Emergency Funds

Saving money can be really difficult for some people, but it’s something you must do so that you can stay in good standing financially. Bad things can happen to good people and sometimes those things can cost you a lot of money. That’s why everyone should have an emergency fund. An emergency fund is a stash of money set aside to cover the financial surprises life throws your way.

Here are some of the top emergencies people face:

  • Job loss.
  • Medical or dental emergency.
  • Unexpected home repairs.
  • Car troubles.
  • Unplanned travel expenses.
  • Legal issues.
2 major benefits of having emergency money.
  • It helps keep your stress level down.

It’s no surprise that when life presents an emergency, it threatens your financial well-being and causes stress. If you’re living without a safety net, you’re living on the “financial” edge—hoping to get by without running into a crisis. Being prepared with an emergency fund gives you confidence that you can tackle any of life’s unexpected events without adding money worries to your list.

  • It keeps you from making bad financial decisions.

There may be other ways you can quickly access cash, like borrowing, but at what cost? Interest, fees, and penalties are just some of the drawbacks. If you already have an emergency fund, you won’t need to whip out your credit card or get a loan every time disaster strikes. More often than not, using credit for a financial emergency only leads to another financial emergency (ie. DEBT!).

So how much money do you need in your emergency fund? Well, that depends on how much money you spend on your lifestyle. Generally speaking, you need to have enough money in your emergency fund to cover three to six months of your expenses. I know it sounds like a lot but it is possible.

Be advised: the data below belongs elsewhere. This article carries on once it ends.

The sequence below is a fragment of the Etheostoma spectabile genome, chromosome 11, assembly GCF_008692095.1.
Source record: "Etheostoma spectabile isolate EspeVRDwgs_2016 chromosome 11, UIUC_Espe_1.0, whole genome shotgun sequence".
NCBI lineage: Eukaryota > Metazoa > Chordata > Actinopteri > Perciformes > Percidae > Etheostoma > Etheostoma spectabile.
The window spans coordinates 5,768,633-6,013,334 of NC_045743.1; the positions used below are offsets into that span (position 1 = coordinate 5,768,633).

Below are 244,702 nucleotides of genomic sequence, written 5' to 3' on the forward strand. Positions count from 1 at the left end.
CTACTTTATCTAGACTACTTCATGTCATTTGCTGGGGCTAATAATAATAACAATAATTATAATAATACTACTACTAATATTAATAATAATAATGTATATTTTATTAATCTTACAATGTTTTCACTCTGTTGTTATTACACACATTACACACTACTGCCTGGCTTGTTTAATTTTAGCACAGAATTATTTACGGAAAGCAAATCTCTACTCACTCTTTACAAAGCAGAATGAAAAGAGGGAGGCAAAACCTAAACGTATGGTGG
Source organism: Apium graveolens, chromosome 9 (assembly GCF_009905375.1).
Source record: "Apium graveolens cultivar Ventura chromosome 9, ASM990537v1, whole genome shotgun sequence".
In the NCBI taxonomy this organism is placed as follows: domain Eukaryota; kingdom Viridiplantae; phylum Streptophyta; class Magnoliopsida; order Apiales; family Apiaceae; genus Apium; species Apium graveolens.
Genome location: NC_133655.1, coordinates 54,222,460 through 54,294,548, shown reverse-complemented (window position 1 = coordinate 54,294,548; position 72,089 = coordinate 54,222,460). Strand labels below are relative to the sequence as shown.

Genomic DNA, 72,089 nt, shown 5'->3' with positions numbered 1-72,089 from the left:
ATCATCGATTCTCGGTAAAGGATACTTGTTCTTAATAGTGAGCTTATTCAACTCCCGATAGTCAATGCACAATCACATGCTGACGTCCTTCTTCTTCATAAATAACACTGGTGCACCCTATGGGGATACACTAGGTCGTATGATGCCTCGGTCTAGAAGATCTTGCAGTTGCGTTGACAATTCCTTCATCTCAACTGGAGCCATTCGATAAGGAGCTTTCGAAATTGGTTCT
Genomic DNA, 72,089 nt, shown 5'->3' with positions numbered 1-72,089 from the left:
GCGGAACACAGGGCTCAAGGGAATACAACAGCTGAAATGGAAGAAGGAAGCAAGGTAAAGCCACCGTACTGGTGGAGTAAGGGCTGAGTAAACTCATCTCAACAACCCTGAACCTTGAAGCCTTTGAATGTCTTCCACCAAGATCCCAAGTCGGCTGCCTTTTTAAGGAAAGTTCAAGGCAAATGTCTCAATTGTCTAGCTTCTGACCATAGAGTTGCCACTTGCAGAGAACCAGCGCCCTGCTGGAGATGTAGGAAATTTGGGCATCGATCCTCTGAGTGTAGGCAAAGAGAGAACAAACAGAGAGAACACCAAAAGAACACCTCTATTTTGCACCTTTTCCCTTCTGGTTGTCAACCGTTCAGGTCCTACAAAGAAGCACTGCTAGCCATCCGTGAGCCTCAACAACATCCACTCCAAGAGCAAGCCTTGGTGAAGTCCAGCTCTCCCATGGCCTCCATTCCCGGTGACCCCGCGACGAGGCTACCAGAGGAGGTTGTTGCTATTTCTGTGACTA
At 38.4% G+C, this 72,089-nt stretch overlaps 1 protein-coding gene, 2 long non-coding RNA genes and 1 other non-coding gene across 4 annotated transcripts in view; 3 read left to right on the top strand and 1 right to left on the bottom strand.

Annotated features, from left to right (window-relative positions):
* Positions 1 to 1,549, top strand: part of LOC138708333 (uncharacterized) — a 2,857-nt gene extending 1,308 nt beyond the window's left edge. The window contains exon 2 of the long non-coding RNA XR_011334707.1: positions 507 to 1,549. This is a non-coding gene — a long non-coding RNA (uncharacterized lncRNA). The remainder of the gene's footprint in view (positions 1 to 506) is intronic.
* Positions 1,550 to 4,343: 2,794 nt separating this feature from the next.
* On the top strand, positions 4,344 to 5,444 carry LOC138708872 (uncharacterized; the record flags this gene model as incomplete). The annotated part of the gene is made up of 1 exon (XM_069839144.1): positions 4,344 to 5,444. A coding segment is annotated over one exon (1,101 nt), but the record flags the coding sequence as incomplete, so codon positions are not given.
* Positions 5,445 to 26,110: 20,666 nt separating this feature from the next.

How to save money.
  • Put it in a separate account!

No matter how smart or disciplined you think you are, you WILL use your “savings” if you keep it in the same account as your checking. I know it sounds dumb but some people really think they can mentally keep track of their savings even if it’s not in a separate account. Newsflash: YOU CAN’T! Open up a savings account and keep the money separate from your spending money. Some would even say, open your savings account at a different bank than your checking or keep your savings in an online bank. Utilizing these methods would make it harder for you to immediately get to your money, so you’ll be less likely to use your savings on something frivolous like a shopping spree.

  • Do it automatically!

If you never see the money in your account, you won’t miss it. I have my money automatically taken out of my checking account and put into my savings account when I get paid. You can also have your employer set up your direct deposit so that they automatically put a portion of your paycheck into a savings account for you.

  • Don’t try to save too much at once!

I know that we need to build up our emergency funds as soon as possible, but it doesn’t make any sense to put a lump sum of money into savings only to have to transfer it out soon after because you need that money for bills. Start small if you have to. Save in increments. Do whatever works best for you so that you don’t get into the habit of reaching back into your savings account to pull out money.

  • Pay yourself back!

If you do find yourself using any amount of your emergency fund, your first priority should be paying yourself back. You need to keep your emergency fund abundant so that you are prepared when the next emergency pops up.  The whole point of your emergency fund is lost when you take money out of the account and fail to put it back.

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